2. Ensure you can get your data back if you need to. There might come a time when you are legally required to obtain access to data stored in the cloud — for instance, in a court case. To ensure you can produce this data, you should build an incident response plan into your contract with your cloud services provider. This should include a clause indicating how quickly you can retrieve the data and exactly what data you can retrieve.
3. Validate a cloud service provider's security monitoring claims. Are the same people who are managing your cloud infrastructure, if in an IaaS setup, also monitoring for security? Or is there a third-party security team for which the cloud services provider contracts out? Request and review security certifications in detail and contact the certification company to verify certificates are current. If the data is particularly sensitive, negotiate for audits conducted by your IT team and independently-chosen third parties. Red line the SLA to include an opt-out in the event the cloud services provider's security certifications lapse or are proven false.
4. Check their network security standards: The human element of securing the cloud is just one piece of the overall approach to protecting your data. Make sure the technical security aspects are up to snuff as well. Ask your cloud services provider if your data will be kept separate from other organisations’ data. Also ask if your network connection for your cloud services will be configured via secure VPN or private WAN connections to prevent external parties from accessing your data. Will your provider configure your firewall or will you? What type of anti-virus and virtual machine protection is there?
As cloud services become dominant and the industry matures, these compliance considerations will be concerns of the past. Until then, make these concerns top priorities when you speak to prospective cloud services providers to stay complaint with laws and industry expectations.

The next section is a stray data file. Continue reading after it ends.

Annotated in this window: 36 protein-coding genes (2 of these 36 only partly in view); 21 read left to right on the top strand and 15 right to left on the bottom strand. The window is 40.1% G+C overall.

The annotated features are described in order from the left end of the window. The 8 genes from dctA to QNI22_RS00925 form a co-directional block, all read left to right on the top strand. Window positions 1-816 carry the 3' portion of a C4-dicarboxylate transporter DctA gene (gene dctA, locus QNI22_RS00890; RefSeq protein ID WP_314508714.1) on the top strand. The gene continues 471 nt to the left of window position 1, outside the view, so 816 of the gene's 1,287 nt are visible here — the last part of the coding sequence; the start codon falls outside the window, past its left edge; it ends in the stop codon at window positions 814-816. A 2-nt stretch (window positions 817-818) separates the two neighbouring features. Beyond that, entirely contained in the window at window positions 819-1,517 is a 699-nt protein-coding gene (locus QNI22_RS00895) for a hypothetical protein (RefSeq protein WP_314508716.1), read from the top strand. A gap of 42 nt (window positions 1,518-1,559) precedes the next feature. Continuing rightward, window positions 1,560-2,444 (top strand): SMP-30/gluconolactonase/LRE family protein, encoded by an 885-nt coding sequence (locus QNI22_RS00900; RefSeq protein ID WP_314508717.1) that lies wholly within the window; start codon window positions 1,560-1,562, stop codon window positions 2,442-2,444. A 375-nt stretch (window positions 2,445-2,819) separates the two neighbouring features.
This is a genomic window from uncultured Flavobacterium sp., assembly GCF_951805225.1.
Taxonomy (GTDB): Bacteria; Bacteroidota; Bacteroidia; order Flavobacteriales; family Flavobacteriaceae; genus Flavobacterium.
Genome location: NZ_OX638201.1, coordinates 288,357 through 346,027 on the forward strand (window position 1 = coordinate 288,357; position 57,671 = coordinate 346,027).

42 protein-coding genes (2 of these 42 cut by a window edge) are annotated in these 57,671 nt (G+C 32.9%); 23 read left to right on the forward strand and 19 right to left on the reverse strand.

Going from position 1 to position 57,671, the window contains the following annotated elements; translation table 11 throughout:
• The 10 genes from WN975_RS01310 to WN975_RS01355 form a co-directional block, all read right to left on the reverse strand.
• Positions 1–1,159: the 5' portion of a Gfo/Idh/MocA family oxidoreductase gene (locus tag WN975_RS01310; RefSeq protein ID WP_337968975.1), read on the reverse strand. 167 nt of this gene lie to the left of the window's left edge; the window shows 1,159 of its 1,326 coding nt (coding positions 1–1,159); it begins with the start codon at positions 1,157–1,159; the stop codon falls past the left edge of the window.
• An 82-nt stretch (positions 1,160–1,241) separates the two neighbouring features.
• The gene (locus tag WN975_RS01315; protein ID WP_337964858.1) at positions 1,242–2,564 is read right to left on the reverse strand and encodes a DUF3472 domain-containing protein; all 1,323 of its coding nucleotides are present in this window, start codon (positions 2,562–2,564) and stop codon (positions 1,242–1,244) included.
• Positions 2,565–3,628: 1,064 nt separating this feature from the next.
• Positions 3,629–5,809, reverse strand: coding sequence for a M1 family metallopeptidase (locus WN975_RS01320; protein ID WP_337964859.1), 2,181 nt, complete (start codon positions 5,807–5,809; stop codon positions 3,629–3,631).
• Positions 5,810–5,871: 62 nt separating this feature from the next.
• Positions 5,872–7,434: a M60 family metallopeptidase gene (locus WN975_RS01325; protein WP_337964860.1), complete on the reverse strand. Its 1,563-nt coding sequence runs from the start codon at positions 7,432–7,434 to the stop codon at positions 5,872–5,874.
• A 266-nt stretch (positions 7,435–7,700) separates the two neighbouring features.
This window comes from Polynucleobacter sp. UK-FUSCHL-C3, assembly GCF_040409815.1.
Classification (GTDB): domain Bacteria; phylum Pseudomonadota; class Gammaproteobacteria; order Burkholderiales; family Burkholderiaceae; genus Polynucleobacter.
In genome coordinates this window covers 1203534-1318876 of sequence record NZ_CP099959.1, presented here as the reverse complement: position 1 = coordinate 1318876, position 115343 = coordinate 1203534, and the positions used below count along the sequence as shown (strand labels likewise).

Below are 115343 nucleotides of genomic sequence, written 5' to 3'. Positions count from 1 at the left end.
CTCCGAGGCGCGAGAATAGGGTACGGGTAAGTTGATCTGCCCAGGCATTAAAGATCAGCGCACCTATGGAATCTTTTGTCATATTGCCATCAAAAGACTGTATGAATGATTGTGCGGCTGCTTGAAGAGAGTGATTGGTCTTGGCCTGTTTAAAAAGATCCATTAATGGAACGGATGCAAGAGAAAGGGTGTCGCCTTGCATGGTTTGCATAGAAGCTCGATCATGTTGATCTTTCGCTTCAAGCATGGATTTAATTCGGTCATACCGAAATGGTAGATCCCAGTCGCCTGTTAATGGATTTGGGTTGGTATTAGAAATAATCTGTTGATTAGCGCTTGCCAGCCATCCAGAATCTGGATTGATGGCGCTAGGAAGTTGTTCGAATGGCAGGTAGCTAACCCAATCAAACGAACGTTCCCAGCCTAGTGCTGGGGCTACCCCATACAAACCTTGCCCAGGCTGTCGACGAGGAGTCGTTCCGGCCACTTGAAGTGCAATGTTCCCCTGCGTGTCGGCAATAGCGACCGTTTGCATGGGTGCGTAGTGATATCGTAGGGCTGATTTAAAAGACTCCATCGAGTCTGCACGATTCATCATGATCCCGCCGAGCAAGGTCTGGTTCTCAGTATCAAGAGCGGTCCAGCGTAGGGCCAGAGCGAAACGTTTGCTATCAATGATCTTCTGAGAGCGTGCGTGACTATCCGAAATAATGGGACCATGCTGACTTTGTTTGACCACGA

Juniper Research estimates the number of smart phones used for business will exceed 350 million by 2014, and Gartner estimates downloads from app stores will likely surpass 70 billion annually by the same year. Here's what to keep in mind as you plan to expand or incorporate BYOD and other mobility solutions into your enterprise.
Microsoft Surface could change the face of BYOD: Whilst most organisations have accepted iPhones and iPads, whether company-issued or used through a BYOD scenario, Microsoft’s Windows Phone and Windows 8 have made some traction as enterprise mobility solutions. In fact, Gartner believes Windows 8 will become the third most-used OS on mobile devices — behind Apple and Android — by 2015. Specifically, Microsoft Surface Pro is expected to boost the use of the Windows 8 OS and its accompanying apps and also might change the nature of BYOD. The device is portable like a tablet yet carries some of the functionality of an Ultrabook, which has some mobility analysts predicting employees will ditch multiple devices and rely on Surface as their BYOD of choice. This development could make BYOD management easier for your organisation by cutting down the number of devices IT needs to support. It also cuts the confusion stemming from one employee using multiple devices for BYOD.
Enterprise mobile app stores will become commonplace: By 2017, Gartner predicts 25 per cent of organisations will create private mobile app stores so employees can download approved business and consumer mobile apps. The firm lists enterprise app stores as a strategic technology trend for 2013, citing a major benefit as the fact that IT can actually control which apps employees have access to as opposed to public apps stores from which employees can download whatever they want. These enterprise app stores will eliminate the time it takes for IT to produce documentation and training. And, most importantly, private app stores prevent employees from installing software with security vulnerabilities, because all mobile apps available through the app stores are approved by the business first.